Longtime philanthropists and civic leaders James and Elizabeth McDonnell have pledged $25 million to endow The Genome Institute at Washington University School of Medicine in St. Louis.
The gift will fund innovative research to understand the genetic origins of diseases ranging from cancer and diabetes to autism and Alzheimer’s disease, with the aim of developing more effective diagnosis and treatment for patients.
With the gift, from the McDonnells and the James S. McDonnell (JSM) Charitable Trust, the institute will be named The Elizabeth H. and James S. McDonnell III Genome Institute.
“This extraordinary gift will enable our top-line researchers to set more ambitious goals and step up discoveries in the fast-paced world of genomics,” Washington University Chancellor Mark S. Wrighton said. “We are deeply grateful to Libby and Jim McDonnell and the JSM Charitable Trust for building on the university’s mission to advance human health in this transformative way.”
A major focus of discovery at The Genome Institute is on cancer, a disease that affects nearly one in every three people living in the United States. Scientists at The Genome Institute pioneered a comprehensive, genome-wide approach to unravel the genetic basis of cancer. In 2008, they became the first in the world to decode the genome of a cancer patient – a woman with leukemia – and identify the suite of genetic errors that contributed to her disease.
Since then, they have decoded the genomes of several thousand children and adults with cancer. This massive endeavor is leading to more targeted, personalized cancer treatments based on the unique genetic signature of a patient’s tumor.
Over the years, the McDonnells have provided hope to children and their families with generous support for pediatric research and treatment. In 2000, they joined with Anne and John F. McDonnell and the JSM Charitable Trust to provide funding that made possible the construction of the McDonnell Pediatric Research Building on the Washington University Medical Center campus. The building, a hub of pediatric research focused on numerous diseases, was dedicated in loving memory of the McDonnells’ daughter, Peggy, who died of cancer in 1972, at age 2.
“What appeals to us about The Genome Institute is its collaboration with St. Louis Children’s Hospital and Washington University School of Medicine’s Department of Pediatrics in the application of genomics to pediatric cancers,” James McDonnell said.
In addition, as part of a collaboration with St. Jude Children’s Research Hospital, Washington University launched the St. Jude Children’s Research Hospital-Washington University Pediatric Cancer Genome Project in 2010 to use next-generation genome sequencing to advance the understanding, diagnosis and treatment of some of the most aggressive and least understood childhood cancers. To date, the genomes of more than 700 young cancer patients and their tumors have been decoded.
“In particular, a focus of the Pediatric Cancer Genome Project is on neuroblastoma, which took the life of our daughter,” James McDonnell added.
The McDonnells’ generous support of the School of Medicine spans nearly five decades.
“Libby and Jim McDonnell have championed the medical school for many years, and this gift demonstrates their exceptional dedication to ensuring our success in many important areas,” said Larry J. Shapiro, MD, executive vice chancellor for medical affairs and dean of the School of Medicine.
“Libby and Jim’s philanthropy has spawned important scientific discoveries in nearly every pediatric discipline,” Shapiro added. “Moreover, their earlier generosity in endowing the Elizabeth H. and James S. McDonnell III Distinguished Professorship helped us recruit Dr. Dennis Hallahan, one of the great leaders in the study of cancers of the brain and central nervous system.”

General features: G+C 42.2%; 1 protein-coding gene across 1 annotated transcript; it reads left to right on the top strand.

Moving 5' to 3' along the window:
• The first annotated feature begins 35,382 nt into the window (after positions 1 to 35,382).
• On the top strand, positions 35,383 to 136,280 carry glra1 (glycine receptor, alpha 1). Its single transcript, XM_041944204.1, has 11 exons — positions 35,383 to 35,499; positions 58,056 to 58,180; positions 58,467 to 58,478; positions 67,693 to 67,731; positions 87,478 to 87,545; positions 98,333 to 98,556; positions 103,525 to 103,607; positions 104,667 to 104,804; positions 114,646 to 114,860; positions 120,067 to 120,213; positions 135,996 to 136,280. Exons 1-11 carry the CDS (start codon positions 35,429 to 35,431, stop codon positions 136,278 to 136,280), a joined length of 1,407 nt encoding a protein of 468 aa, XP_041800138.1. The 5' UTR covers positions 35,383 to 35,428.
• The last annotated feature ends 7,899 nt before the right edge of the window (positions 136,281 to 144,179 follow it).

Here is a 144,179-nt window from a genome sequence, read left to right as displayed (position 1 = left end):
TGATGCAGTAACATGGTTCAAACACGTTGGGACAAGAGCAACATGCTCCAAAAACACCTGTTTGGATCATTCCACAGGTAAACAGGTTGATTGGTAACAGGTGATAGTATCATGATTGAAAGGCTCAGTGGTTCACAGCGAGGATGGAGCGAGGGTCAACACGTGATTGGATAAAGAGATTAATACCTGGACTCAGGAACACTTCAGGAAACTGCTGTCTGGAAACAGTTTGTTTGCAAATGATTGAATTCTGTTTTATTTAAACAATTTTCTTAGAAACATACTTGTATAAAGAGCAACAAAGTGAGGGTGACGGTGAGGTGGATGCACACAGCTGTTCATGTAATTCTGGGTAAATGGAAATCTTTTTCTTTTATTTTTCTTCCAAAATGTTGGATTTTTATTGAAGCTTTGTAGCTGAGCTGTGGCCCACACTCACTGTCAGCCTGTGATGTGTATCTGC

In recent years, Genome Institute scientists have focused considerable efforts on identifying the genetic underpinnings of illnesses that affect children. In collaboration with physicians at St. Louis Children’s Hospital, they sequenced the genome of enterovirus D68, which circulated in St. Louis and beyond this fall and caused severe respiratory illness in young children.
They also have sequenced the DNA of babies with congenital anomalies that had unexplained causes, and the gut bacteria of premature babies with a potentially fatal condition called necrotizing enterocolitis. Nearly 30 percent of babies with the illness die, and researchers suspect that an imbalance of gut bacteria is a root cause.
“The McDonnells have championed pediatric research, and their support of our Genome Institute enables us to continue to search for cures to diseases by looking deep in the genome,” said Richard K. Wilson, PhD, the Alan A. and Edith L. Wolff Distinguished Professor of Medicine and director of The Genome Institute. “Their generous gift will help us make new discoveries to improve the lives of patients.”
The McDonnell family legacy in the field of genetics began with a gift in the late 1960s from James S. McDonnell, Jim’s father, to establish the McDonnell Medical Sciences Building, now the hub of basic science instruction on the Medical Campus. Another gift followed, in 1968, to endow the James S. McDonnell Professorship of Genetics. In 1975, a third gift created the James S. McDonnell Department of Genetics, one of the first departments in a school of medicine dedicated to the field of genetics.
The Genome Institute, founded in 1993 as the Genome Sequencing Center, played a key role in the Human Genome Project, an international effort to decode all 6 billion letters of our genetic blueprint. The institution ultimately contributed 25 percent of the sequence to the project, which was completed in 2003. Today, it is one of only three large-scale genome centers in the United States funded by the National Institutes of Health (NIH).